Lynching in the New South: Georgia and Virginia, 1880-1930

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Overview

In 1905, the sociologist James Cutler observed, "It has been said that our country's national crime is lynching." If lynching was a national crime, it was a southern obsession. Based on an analysis of nearly six hundred lynchings, this volume offers a new, full appraisal of the complex character of lynching. In Virginia, the southern state with the fewest lynchings, W. Fitzhugh Brundage found that conditions did not breed endemic mob violence. The character of white domination in Georgia, however, was symbolized by nearly five hundred lynchings and became the measure of race relations in the Deep South. By focusing on these two states, Brundage addresses three central questions ignored by previous studies: How can the variation in lynching over space and time be explained? To what extent was lynching a social ritual that affirmed traditional values? What were the causes of the decline of lynching? An original aspect of the work is that it demonstrates the role blacks played in combatting lynching, whether by flight, overt protest, or other strategies. The most lasting of these were efforts to organize opposition to lynching, efforts that culminated in the expansion of the NAACP throughout the South. The book's multidisciplinary approach and the significant issues it addresses will interest historians of African-American history, the South, and American violence. At the same time, it will remind a more general audience of a tradition of violence that poisoned American life, and especially southern life.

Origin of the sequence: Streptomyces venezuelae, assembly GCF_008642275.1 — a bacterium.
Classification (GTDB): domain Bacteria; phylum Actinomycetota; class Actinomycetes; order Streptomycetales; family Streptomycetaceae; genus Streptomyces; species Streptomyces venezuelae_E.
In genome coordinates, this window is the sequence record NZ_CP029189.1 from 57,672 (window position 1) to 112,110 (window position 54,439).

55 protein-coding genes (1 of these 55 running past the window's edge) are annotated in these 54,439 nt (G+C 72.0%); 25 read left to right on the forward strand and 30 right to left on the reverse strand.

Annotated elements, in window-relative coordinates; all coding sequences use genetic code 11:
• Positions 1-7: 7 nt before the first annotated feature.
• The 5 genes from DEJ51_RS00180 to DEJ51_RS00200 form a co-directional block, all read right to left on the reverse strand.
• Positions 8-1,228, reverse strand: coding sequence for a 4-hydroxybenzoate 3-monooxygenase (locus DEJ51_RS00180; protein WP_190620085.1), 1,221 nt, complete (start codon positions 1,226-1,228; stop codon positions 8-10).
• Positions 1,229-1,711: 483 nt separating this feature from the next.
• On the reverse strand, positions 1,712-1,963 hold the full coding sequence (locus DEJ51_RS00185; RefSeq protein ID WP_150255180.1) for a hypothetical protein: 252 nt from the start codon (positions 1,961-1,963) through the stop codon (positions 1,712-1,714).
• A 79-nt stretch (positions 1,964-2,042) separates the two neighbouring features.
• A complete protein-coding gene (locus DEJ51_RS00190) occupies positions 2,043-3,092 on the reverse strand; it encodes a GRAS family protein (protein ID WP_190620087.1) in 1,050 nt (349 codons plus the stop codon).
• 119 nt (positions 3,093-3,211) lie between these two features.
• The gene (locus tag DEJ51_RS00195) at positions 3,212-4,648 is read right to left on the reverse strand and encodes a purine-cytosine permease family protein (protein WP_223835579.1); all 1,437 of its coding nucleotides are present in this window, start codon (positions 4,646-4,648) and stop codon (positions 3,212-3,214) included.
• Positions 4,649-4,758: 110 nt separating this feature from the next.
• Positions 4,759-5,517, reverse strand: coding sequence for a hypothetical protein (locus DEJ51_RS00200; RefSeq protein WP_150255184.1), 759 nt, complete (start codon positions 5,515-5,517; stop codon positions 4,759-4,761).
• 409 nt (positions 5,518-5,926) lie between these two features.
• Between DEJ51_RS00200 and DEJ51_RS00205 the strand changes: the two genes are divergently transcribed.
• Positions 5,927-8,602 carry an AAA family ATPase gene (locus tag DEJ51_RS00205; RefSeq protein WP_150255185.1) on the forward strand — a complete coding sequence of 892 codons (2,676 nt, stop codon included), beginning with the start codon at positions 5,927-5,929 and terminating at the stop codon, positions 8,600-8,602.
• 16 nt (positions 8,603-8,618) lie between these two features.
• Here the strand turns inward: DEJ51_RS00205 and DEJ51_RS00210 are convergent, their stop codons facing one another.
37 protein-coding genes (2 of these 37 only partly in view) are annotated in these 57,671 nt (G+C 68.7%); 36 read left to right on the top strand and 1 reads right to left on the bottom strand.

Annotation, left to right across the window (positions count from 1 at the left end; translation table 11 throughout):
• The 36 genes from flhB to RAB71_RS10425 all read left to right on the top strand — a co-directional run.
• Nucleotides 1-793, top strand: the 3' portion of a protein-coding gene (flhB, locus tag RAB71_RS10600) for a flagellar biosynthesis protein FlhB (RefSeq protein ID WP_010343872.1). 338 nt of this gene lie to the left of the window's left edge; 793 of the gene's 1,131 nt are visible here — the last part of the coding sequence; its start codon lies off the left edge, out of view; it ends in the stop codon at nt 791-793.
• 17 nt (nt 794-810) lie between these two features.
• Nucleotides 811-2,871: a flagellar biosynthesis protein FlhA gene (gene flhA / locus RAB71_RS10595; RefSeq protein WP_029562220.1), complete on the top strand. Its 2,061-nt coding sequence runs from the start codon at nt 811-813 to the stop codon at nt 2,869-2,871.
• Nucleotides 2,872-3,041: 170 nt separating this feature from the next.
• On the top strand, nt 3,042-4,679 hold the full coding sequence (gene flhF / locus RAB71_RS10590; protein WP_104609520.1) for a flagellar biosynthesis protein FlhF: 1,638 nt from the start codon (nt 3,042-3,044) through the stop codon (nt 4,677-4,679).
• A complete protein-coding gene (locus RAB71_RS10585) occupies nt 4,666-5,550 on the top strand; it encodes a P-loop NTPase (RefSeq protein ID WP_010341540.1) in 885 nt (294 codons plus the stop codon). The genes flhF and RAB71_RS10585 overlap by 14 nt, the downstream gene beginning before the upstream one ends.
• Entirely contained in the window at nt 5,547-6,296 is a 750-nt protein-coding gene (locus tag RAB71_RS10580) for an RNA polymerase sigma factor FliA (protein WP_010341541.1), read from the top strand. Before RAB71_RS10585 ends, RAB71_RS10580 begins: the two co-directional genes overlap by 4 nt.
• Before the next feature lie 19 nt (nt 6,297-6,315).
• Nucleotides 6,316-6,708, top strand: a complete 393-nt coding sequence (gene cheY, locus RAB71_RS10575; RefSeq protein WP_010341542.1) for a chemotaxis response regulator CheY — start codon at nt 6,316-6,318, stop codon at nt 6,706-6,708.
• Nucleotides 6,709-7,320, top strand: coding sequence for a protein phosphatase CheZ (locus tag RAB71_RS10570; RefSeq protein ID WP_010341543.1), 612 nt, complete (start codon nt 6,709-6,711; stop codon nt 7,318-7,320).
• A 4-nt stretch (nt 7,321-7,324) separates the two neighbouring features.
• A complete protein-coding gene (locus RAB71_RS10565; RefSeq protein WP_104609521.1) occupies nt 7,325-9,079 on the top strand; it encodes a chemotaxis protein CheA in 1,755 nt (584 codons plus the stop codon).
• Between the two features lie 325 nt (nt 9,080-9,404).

Based on analysis of nearly 600 cases, this volume offers a full appraisal of the complex character of lynching. An original aspect of this work demonstrates the role blacks played in combatting lynching, either by flight, protest, or organized opposition which culminated in the expansion of the NAACP.

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Product Details

  • ISBN-13: 9780252063459
  • Publisher: University of Illinois Press
  • Publication date: 5/28/1993
  • Series: Blacks in the New World
  • Pages: 400
  • Product dimensions: 6.00 (w) x 9.00 (h) x 0.80 (d)

Table of Contents

Acknowledgments
Introduction 1
1 Mobs and Ritual 17
2 "To Draw the Line": Crimes and Victims 49
3 "When White Men Merit Lynching" 86
4 The Geography of Lynching in Georgia 103
5 The Geography of Lynching in Virginia 140
6 "We Live in an Age of Lawlessness": The Response to Lynching in Virginia 161
7 The Struggle against Lynching in Georgia, 1880-1910 191
8 Turning the Tide: Opposition to Lynching in Georgia, 1910-30 208
Epilogue: The Passing of a Tradition 245
Appendixes 261
Notes 303
Index 369
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